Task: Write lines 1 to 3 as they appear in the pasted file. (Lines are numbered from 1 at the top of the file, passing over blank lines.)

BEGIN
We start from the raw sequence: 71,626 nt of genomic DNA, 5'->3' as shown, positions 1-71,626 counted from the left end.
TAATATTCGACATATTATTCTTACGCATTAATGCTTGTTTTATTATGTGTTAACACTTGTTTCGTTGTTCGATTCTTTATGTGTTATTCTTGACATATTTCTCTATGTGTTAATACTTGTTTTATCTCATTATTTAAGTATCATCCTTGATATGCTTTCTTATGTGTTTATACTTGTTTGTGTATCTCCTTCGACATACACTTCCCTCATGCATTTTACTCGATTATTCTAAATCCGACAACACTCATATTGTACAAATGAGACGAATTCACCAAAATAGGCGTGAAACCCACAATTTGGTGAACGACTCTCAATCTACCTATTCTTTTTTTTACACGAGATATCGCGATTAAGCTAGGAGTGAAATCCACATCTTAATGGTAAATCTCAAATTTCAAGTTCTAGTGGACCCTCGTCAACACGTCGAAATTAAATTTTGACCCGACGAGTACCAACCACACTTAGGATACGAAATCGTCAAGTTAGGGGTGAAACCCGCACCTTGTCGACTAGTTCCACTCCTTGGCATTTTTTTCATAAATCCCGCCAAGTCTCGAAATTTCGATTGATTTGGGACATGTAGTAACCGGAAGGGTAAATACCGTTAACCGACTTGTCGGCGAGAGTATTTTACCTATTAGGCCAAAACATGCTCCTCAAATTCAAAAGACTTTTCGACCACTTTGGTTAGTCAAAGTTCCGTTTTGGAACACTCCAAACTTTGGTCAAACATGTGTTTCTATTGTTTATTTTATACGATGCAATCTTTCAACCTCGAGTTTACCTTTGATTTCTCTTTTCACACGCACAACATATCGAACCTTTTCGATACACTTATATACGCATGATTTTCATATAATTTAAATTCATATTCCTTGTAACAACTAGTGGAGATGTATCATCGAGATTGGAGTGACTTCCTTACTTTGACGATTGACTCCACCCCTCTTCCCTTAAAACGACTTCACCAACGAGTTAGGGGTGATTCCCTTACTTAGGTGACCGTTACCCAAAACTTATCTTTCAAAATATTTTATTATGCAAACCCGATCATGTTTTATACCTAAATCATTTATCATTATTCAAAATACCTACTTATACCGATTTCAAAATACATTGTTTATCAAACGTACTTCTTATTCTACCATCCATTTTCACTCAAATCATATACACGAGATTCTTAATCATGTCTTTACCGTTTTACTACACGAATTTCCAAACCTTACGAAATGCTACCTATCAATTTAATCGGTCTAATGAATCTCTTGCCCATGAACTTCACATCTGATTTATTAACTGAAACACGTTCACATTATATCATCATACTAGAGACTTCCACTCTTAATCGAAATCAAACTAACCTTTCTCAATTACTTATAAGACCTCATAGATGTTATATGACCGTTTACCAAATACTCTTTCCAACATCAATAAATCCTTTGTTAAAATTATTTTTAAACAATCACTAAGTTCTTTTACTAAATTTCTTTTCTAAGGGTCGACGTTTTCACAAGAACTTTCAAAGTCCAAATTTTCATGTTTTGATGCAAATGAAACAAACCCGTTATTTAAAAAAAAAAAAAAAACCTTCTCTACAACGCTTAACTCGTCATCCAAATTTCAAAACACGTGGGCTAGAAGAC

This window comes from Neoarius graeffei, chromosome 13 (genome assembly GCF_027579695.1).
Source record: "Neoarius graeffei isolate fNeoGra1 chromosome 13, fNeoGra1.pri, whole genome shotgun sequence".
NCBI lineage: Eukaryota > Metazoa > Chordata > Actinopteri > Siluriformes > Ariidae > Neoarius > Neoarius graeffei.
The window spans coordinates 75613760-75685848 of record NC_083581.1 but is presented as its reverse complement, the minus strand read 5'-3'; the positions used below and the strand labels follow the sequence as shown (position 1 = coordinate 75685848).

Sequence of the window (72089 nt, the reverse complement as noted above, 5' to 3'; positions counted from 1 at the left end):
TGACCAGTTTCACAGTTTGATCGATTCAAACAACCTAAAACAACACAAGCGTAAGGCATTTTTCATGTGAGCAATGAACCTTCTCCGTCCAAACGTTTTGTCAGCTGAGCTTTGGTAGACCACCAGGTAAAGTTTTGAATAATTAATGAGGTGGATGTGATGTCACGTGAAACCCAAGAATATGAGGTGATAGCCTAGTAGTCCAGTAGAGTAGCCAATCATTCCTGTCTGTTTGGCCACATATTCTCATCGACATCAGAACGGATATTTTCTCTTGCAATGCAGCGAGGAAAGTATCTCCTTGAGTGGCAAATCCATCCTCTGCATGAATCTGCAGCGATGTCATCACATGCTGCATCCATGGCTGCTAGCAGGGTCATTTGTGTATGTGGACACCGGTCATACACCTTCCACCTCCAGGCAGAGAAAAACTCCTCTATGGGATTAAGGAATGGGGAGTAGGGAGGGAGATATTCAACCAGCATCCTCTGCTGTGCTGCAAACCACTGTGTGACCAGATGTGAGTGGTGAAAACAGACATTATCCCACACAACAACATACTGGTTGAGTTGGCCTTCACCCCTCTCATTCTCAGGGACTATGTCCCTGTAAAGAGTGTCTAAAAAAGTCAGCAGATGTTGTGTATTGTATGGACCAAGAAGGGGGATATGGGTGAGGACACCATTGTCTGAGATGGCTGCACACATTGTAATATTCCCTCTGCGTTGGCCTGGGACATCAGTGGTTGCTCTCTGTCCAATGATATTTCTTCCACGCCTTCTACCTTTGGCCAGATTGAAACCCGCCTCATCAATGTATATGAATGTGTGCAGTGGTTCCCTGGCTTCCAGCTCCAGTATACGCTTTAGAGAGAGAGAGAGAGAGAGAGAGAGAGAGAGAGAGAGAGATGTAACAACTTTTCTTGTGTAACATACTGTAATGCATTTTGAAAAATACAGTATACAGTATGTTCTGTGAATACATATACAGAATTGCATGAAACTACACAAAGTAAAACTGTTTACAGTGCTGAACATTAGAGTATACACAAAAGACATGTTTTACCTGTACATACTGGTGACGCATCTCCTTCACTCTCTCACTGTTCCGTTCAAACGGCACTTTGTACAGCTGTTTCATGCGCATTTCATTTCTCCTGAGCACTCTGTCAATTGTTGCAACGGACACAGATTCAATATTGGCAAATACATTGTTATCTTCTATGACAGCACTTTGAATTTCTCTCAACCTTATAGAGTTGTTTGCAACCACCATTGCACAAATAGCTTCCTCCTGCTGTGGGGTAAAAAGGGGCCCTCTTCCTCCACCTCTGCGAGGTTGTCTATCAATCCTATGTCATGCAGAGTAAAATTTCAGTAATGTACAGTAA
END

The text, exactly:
We start from the raw sequence: 71,626 nt of genomic DNA, 5'->3' as shown, positions 1-71,626 counted from the left end.
TAATATTCGACATATTATTCTTACGCATTAATGCTTGTTTTATTATGTGTTAACACTTGTTTCGTTGTTCGATTCTTTATGTGTTATTCTTGACATATTTCTCTATGTGTTAATACTTGTTTTATCTCATTATTTAAGTATCATCCTTGATATGCTTTCTTATGTGTTTATACTTGTTTGTGTATCTCCTTCGACATACACTTCCCTCATGCATTTTACTCGATTATTCTAAATCCGACAACACTCATATTGTACAAATGAGACGAATTCACCAAAATAGGCGTGAAACCCACAATTTGGTGAACGACTCTCAATCTACCTATTCTTTTTTTTACACGAGATATCGCGATTAAGCTAGGAGTGAAATCCACATCTTAATGGTAAATCTCAAATTTCAAGTTCTAGTGGACCCTCGTCAACACGTCGAAATTAAATTTTGACCCGACGAGTACCAACCACACTTAGGATACGAAATCGTCAAGTTAGGGGTGAAACCCGCACCTTGTCGACTAGTTCCACTCCTTGGCATTTTTTTCATAAATCCCGCCAAGTCTCGAAATTTCGATTGATTTGGGACATGTAGTAACCGGAAGGGTAAATACCGTTAACCGACTTGTCGGCGAGAGTATTTTACCTATTAGGCCAAAACATGCTCCTCAAATTCAAAAGACTTTTCGACCACTTTGGTTAGTCAAAGTTCCGTTTTGGAACACTCCAAACTTTGGTCAAACATGTGTTTCTATTGTTTATTTTATACGATGCAATCTTTCAACCTCGAGTTTACCTTTGATTTCTCTTTTCACACGCACAACATATCGAACCTTTTCGATACACTTATATACGCATGATTTTCATATAATTTAAATTCATATTCCTTGTAACAACTAGTGGAGATGTATCATCGAGATTGGAGTGACTTCCTTACTTTGACGATTGACTCCACCCCTCTTCCCTTAAAACGACTTCACCAACGAGTTAGGGGTGATTCCCTTACTTAGGTGACCGTTACCCAAAACTTATCTTTCAAAATATTTTATTATGCAAACCCGATCATGTTTTATACCTAAATCATTTATCATTATTCAAAATACCTACTTATACCGATTTCAAAATACATTGTTTATCAAACGTACTTCTTATTCTACCATCCATTTTCACTCAAATCATATACACGAGATTCTTAATCATGTCTTTACCGTTTTACTACACGAATTTCCAAACCTTACGAAATGCTACCTATCAATTTAATCGGTCTAATGAATCTCTTGCCCATGAACTTCACATCTGATTTATTAACTGAAACACGTTCACATTATATCATCATACTAGAGACTTCCACTCTTAATCGAAATCAAACTAACCTTTCTCAATTACTTATAAGACCTCATAGATGTTATATGACCGTTTACCAAATACTCTTTCCAACATCAATAAATCCTTTGTTAAAATTATTTTTAAACAATCACTAAGTTCTTTTACTAAATTTCTTTTCTAAGGGTCGACGTTTTCACAAGAACTTTCAAAGTCCAAATTTTCATGTTTTGATGCAAATGAAACAAACCCGTTATTTAAAAAAAAAAAAAAAACCTTCTCTACAACGCTTAACTCGTCATCCAAATTTCAAAACACGTGGGCTAGAAGAC

This window comes from Neoarius graeffei, chromosome 13 (genome assembly GCF_027579695.1).